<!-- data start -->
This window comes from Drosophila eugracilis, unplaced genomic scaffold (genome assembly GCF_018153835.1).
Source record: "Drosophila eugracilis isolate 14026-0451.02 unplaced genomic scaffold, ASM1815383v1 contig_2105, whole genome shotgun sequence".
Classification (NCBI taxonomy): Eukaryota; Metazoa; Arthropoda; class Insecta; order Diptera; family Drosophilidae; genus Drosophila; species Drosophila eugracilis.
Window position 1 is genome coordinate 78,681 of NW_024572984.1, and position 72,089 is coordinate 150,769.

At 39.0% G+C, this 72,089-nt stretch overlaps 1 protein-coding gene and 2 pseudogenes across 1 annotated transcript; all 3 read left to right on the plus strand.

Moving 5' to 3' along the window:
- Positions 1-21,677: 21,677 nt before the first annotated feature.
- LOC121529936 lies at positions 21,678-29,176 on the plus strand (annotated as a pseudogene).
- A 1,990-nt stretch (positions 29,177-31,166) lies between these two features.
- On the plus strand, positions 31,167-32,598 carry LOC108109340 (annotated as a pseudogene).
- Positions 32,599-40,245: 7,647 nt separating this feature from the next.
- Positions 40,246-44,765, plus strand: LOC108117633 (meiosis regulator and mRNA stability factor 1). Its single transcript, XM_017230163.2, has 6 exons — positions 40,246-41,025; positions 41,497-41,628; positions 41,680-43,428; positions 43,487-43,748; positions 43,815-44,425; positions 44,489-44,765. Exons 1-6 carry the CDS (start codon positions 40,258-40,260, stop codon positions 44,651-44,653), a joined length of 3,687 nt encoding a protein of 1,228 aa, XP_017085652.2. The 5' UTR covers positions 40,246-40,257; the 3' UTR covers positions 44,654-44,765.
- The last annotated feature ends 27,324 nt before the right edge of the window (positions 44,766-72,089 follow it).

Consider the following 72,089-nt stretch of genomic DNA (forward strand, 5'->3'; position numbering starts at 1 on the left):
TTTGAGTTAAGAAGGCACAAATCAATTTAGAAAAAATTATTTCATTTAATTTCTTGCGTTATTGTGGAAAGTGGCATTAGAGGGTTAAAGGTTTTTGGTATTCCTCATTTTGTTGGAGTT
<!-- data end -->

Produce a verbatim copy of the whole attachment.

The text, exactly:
This window comes from Drosophila eugracilis, unplaced genomic scaffold (genome assembly GCF_018153835.1).
Source record: "Drosophila eugracilis isolate 14026-0451.02 unplaced genomic scaffold, ASM1815383v1 contig_2105, whole genome shotgun sequence".
Classification (NCBI taxonomy): Eukaryota; Metazoa; Arthropoda; class Insecta; order Diptera; family Drosophilidae; genus Drosophila; species Drosophila eugracilis.
Window position 1 is genome coordinate 78,681 of NW_024572984.1, and position 72,089 is coordinate 150,769.

At 39.0% G+C, this 72,089-nt stretch overlaps 1 protein-coding gene and 2 pseudogenes across 1 annotated transcript; all 3 read left to right on the plus strand.

Moving 5' to 3' along the window:
- Positions 1-21,677: 21,677 nt before the first annotated feature.
- LOC121529936 lies at positions 21,678-29,176 on the plus strand (annotated as a pseudogene).
- A 1,990-nt stretch (positions 29,177-31,166) lies between these two features.
- On the plus strand, positions 31,167-32,598 carry LOC108109340 (annotated as a pseudogene).
- Positions 32,599-40,245: 7,647 nt separating this feature from the next.
- Positions 40,246-44,765, plus strand: LOC108117633 (meiosis regulator and mRNA stability factor 1). Its single transcript, XM_017230163.2, has 6 exons — positions 40,246-41,025; positions 41,497-41,628; positions 41,680-43,428; positions 43,487-43,748; positions 43,815-44,425; positions 44,489-44,765. Exons 1-6 carry the CDS (start codon positions 40,258-40,260, stop codon positions 44,651-44,653), a joined length of 3,687 nt encoding a protein of 1,228 aa, XP_017085652.2. The 5' UTR covers positions 40,246-40,257; the 3' UTR covers positions 44,654-44,765.
- The last annotated feature ends 27,324 nt before the right edge of the window (positions 44,766-72,089 follow it).

Consider the following 72,089-nt stretch of genomic DNA (forward strand, 5'->3'; position numbering starts at 1 on the left):
TTTGAGTTAAGAAGGCACAAATCAATTTAGAAAAAATTATTTCATTTAATTTCTTGCGTTATTGTGGAAAGTGGCATTAGAGGGTTAAAGGTTTTTGGTATTCCTCATTTTGTTGGAGTT